But what if I tell you that you have not three, but thirty sorts of ice cream to choose from?
Our current database choices are in the second category. How the hell do you make a selection if legion is their name?
This is where Uncle Bob comes to help.
Uncle Bob, or Robert Martin, is a writer and a software engineer and one of the Agile Manifesto authors. He wrote Clean Code, Clean Coder, Clean Architecture and a few other books.
His thoughts on the matter: database is an implementation detail.
What it means is that users don’t care about how the data is stored or fetched. They don’t care how you query the data. They only care how the data is presented to them. Therefore, while you are doing the POC, or the MVP, or even in the later stages of the application development, the decision about the data storage can be delayed.
How does one do that? Easy. By hiding the implementation behind the abstraction.
Every developer heard this rule: program to the interface.
The interface is the specification of WHAT you are going to do; the implementation is the HOW. So, when you define an interface, you declare WHAT it does and also the inputs and the outputs. The rest is up to the implementation.
When you program like this, it means that changing the data storage solution that’s hidden behind the interface is just a question of replacing one implementation with another. Most often it will be just a few classes. The rest of the code can stay untouched.
In this paradigm, the first implementation you pick should just be something you can implement as quickly and easily as possible. You can keep your data in flat files, in memory storage, anything.
So, how Dr.House, or House M.D., fits into the picture? To explain that, we need to know the way he works.
Dr. House is a diagnostician from a TV series. He is supposed to be brilliant because he can find out what is happening to patients with complicated diseases. And if you watch at least a few episodes of House MD, you will see his main method.
Throw stuff at the wall and see if it sticks.
Basically, what he does is he has a hypothesis about the patient, and he tries to prove it by giving the patient medicine that should work if this hypothesis is correct. If the patient gets better, then all is good. If the patient gets worse, he tries the next hypothesis.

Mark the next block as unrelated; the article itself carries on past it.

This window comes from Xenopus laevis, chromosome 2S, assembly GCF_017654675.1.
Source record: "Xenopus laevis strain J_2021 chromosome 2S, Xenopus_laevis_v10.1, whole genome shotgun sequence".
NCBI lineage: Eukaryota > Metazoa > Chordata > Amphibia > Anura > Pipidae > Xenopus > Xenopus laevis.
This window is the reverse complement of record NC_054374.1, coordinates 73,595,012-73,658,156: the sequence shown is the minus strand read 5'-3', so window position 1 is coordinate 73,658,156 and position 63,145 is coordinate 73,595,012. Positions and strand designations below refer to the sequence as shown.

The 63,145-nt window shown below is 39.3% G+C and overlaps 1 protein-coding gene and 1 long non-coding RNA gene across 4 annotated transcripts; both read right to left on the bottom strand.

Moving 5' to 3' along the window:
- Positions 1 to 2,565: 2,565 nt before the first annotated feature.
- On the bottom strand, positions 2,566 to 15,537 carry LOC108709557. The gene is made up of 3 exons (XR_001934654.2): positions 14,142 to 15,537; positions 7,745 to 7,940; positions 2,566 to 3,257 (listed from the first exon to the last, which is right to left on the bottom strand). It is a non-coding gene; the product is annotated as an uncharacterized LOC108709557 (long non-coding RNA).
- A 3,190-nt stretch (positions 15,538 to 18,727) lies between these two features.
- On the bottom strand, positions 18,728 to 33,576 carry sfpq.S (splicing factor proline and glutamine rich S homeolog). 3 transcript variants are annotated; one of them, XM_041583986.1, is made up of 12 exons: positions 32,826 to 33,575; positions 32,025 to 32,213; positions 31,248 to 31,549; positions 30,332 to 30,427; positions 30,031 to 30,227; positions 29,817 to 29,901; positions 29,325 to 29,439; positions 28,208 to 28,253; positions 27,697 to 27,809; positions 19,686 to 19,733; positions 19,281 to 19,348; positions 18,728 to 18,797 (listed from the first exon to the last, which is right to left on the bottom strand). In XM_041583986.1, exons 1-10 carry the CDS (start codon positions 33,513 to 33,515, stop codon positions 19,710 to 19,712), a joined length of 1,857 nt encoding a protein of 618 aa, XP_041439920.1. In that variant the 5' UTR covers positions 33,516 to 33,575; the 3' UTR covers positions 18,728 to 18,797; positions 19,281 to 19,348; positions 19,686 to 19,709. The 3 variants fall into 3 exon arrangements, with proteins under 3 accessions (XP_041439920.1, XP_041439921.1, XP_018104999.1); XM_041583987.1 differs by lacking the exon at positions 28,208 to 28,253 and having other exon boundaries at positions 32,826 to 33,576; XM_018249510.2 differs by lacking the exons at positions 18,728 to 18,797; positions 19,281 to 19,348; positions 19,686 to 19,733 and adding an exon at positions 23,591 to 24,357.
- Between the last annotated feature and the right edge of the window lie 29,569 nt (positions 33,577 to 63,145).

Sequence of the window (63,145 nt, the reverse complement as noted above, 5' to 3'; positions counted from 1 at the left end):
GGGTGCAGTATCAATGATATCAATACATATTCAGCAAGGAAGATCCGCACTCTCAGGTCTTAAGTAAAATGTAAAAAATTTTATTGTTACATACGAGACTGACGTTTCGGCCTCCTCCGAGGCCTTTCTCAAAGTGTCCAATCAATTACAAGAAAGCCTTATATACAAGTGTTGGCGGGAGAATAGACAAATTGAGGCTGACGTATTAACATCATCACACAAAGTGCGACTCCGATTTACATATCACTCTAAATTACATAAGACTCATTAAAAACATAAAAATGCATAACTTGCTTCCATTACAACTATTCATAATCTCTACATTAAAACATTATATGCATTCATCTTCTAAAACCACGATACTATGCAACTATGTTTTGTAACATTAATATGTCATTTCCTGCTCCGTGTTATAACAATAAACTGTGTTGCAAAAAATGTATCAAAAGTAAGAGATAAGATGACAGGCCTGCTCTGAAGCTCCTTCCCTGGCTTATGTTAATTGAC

And he iterates.
So, with the help of Robert Martin, we saw that the database implementations can be replaced. This means that the process of selecting the database can also be iterative.
You try something, you see if it fits. If it does, you leave it as is. If it doesn’t, then you discard it and try something else.
To go through the process, you might need a set of criteria.
These are some example criteria you might have.
Capability – how big a data this solution can work with;
Query language – SQL is something a lot of people are familiar with;
AWS compatibility – because we are mostly backed by the AWS stack;
Development effort – how difficult it is to integrate this database into a Spring Boot application which we were sure to go with;
Infra effort – how difficult it is to set up this data storage;
Limitations – what the solution can’t do (and we need).
Now we come to the practical example: the metadata service. The service we were implementing was supposed to be able to extract, store and provide the metadata about the files, kept in the system. Mostly those files are images.
The system currently holds 1 billion files and more are upload daily, so it grows quite quickly. Each file can have 10-20 properties, which adds one more order of magnitude to the metadata.
First proposed solution: AWS Dynamo DB
Key-value data storage.
Fully AWS-managed, automatically scaled and backed up.
Very fast reads due to in-memory cache.
Dynamo DB allows a maximum of 5 global secondary indexes and 5 local secondary indexes per table. Primary key can be a partition key or partition key + sort key. You can query on partition key or partition key + sort key, but not sort key only (or, it can be done with a table scan).
Why we discarded this option: we need to be able to query the data on different combinations of attributes. Dynamo DB allows the data to be queried on non-key attributes with the help of secondary indexes, but the secondary indexes are basically also tables, and they have the same limitations, that is, no more than 2 key attributes per index (partition + sort key).
This leads to ugly workarounds when you need to query for more than 1 or 2 attributes: like creating extra columns that are a result of concatenation of the values of the columns you need to query on. This is not pretty, not flexible and not easy to support, because if the data was already there and you discovered the need for such a query, then you need to retrofit the data with the scripts.